While many scientists work to develop sustainable cars and energy, local chemists are now trying to green-up their own industry and inspire a generation of eco-friendly workers.
Over the past five years, a growing number of UBC chemistry staff and students have pressed scientists to work more sustainably both on and off campus.
“Right now in research, not many people are actually considering the environment to be honest,” said Crystal Geng, co-chair and co-founder of GreenChemUBC (GCU).
Fusing science with environmental activism, Geng is among a group of students spearheading the green chemistry movement on campus through research and education.
The cost of chemistry
Chemistry, in general, involves the use of hazardous substances, requires a lot of water and energy and produces a good deal of waste. Some waste is inevitable, but a lot isn’t.
“There’s a lot that we can do,” said fellow GCU co-chair and co-founder Namrata Jain, but “it involves a lot of initial investment, which is not people’s main priority right now.”
For example, vacuum aspirators, which use air instead of water to create a vacuum in chemistry department laboratories, could easily be installed to reduce water waste. Sorting and recycling systems for organic solvents, which can be reused, could similarly reduce waste and save on chemical purchases.
The fixes are technically simple, but the sizable cost has held the department back, Jain said.
The GCU hosts events and seminars, posts weekly trivia questions and posters to help educate scientists on other ways to clean-up their chemistry.
The group hosted ‘HallowGreen’ in October 2017, a green-chemistry-themed escape room. Jain was thrilled to see the event draw 50 students engaged in the field.
“We’re getting more people on our council, people want to join us, people want to help us,” Jain said. “I’m pretty hopeful.”
Led by GCU founder Love-Ese Chile, Geng and Jain are primarily self-educated green chemists. They studied the environmental aspects of chemistry in their free time and ultimately founded the organization in 2016.
Chemists are sometimes unaware of the environmental impact of their work because they are so focused on fine-tuning reactions and maximizing yields to meet the demands of research and industry.
As a result, the chemical manufacturing industry alone spends millions of dollars a year on clean-up efforts, $70.6 million in 2009 on water treatment alone, according to Statistics Canada.
“The more you read the more you realize that there’s a lot to be solved,” Jain said.
Geng, Jain and others at GCU are focused on the prevention side of the spectrum. They encourage chemists to consider the environmental consequences of their work first, rather than clean up later.
Teaching green chemistry
Professor Parisa Mehrkhodavandi serves as the faculty advisor for the GCU and does her own green-chemistry-related work on biodegradable plastics. She is currently using plant material to create versatile forms of PLA (polylactic acid) plastic that is both robust and compostable.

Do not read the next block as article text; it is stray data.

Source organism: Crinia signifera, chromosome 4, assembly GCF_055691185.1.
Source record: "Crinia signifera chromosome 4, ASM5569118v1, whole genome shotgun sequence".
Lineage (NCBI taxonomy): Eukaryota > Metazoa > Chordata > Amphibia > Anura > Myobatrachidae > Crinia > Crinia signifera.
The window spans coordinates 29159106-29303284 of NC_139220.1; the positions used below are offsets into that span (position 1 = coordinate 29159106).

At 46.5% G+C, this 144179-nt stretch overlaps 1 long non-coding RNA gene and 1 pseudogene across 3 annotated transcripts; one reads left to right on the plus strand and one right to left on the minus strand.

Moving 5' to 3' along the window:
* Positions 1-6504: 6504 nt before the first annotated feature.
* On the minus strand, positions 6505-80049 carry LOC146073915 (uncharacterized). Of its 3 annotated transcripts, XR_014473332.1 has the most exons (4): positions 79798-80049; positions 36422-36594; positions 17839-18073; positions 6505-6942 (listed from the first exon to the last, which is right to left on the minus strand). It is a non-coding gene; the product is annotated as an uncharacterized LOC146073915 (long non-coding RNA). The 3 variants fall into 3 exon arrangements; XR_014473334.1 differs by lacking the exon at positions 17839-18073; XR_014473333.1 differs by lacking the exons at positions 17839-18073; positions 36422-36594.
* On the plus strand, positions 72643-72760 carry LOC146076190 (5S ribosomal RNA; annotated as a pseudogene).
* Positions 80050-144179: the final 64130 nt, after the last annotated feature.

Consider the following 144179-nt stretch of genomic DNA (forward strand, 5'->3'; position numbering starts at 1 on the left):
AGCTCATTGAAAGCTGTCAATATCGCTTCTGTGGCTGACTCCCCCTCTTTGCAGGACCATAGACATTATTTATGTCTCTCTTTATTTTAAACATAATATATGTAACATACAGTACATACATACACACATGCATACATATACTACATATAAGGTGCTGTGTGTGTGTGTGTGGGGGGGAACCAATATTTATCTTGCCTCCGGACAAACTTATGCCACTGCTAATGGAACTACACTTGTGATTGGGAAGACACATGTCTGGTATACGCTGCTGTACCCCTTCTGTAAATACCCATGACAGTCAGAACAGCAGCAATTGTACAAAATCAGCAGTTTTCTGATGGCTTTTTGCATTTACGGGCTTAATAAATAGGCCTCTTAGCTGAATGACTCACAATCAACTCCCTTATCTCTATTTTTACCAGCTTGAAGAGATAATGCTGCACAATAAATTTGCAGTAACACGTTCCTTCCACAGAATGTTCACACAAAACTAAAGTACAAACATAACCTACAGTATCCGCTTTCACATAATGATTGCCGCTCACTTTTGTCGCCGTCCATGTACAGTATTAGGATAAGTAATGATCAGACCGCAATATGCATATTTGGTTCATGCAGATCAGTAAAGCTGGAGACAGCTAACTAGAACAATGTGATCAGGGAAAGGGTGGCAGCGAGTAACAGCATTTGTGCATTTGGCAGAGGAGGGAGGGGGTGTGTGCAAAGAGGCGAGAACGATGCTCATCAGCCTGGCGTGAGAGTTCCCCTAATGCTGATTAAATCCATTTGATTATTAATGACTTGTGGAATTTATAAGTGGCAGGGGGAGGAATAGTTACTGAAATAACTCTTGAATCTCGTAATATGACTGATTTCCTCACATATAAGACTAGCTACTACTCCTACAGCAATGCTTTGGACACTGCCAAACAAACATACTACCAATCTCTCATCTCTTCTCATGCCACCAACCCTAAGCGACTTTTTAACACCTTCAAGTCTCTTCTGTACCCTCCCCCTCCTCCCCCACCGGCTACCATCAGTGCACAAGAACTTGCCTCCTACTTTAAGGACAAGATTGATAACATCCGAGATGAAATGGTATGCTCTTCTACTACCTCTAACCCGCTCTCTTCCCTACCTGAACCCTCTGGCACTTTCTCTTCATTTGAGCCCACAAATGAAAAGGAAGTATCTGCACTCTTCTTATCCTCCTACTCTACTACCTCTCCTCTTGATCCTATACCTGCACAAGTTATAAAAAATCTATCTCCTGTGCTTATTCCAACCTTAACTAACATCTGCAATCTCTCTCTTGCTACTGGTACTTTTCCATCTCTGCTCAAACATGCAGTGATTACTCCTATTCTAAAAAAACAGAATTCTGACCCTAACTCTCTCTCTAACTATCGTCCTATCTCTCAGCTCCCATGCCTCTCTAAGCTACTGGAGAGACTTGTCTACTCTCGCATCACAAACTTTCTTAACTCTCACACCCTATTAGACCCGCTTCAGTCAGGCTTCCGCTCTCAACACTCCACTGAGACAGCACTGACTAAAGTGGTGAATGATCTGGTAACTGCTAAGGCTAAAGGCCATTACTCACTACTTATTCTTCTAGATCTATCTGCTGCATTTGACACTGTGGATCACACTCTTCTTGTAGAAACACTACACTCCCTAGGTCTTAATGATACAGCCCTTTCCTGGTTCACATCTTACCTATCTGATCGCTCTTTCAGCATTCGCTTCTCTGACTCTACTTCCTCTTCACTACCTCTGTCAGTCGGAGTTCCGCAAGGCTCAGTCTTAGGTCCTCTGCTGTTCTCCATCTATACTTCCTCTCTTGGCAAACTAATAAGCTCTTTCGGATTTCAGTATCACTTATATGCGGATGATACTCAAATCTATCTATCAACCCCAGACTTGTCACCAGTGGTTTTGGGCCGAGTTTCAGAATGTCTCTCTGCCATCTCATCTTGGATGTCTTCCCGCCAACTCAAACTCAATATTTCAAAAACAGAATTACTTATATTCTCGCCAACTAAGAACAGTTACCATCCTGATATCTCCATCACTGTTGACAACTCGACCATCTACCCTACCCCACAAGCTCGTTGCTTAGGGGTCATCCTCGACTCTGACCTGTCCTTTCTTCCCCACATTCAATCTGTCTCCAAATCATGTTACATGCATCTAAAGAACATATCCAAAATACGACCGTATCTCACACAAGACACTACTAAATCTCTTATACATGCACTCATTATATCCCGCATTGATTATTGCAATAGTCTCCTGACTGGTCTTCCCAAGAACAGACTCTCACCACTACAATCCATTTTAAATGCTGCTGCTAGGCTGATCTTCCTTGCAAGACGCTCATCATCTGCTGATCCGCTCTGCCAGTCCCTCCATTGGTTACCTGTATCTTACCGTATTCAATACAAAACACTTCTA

The professor started incorporating a green chemistry module into her third-year catalysis course in 2016.
“The students, this generation, really are feeling it,” she explained. “It’s the students who are driving this, which I’m profoundly grateful for.”
She hopes more of her colleagues will also include sustainability in their curricula. “I think it’s more effective if every course has a component – if it becomes woven through everything that we teach,” Mehrkhodavandi said.
Mehrkhodavandi also helps run the CREATE Sustainable Synthesis program, created by Professor Laurel Schafer five years ago to help students gain experience with environment-related jobs and similar green projects.
“I wanted to provide knowledge of sustainability not otherwise accessible in the program,” said Schafer, who is currently developing waste-free manufacturing processes for the pharmaceutical industry said.
The two-year program is embedded in students’ graduate degrees and teaches them about green chemistry and business through coursework and internships.
Placing students in eco-friendly industries also helps them find jobs and contribute to the cutting edge of their fields, Schafer said.
“The feedback has been really overwhelmingly positive,” she said.
Rebecca DiPucchio, a recent Sustainable Synthesis student, said the program gave her group practical tips on how to incorporate green chemistry into their different disciplines.
“Can we use the most benign solvents possible? Can we reduce the by-products?” DiPucchio said. “It’s important to be aware of the impacts of what you’re doing.”
DiPucchio’s own work involves developing effective and inexpensive catalysts, substances that speed up chemical reactions, to minimize waste.
“There’s not one benchmark way to be a green scientist or an environmentally-friendly scientist,” she said.
The next steps
Jain and Geng aspire to expand the reach of green chemistry into the department even further. They would like to integrate green principles into undergraduate labs and, like Queen’s University, launch a course devoted to the topic.
The GCU is also starting to organize department recycling drives to mitigate waste management problems on campus.
The pair said the challenge to all of their objectives is securing funding.
“We are only starting small in the chemistry department, but we hope we can also expand and influence other departments,” Geng said.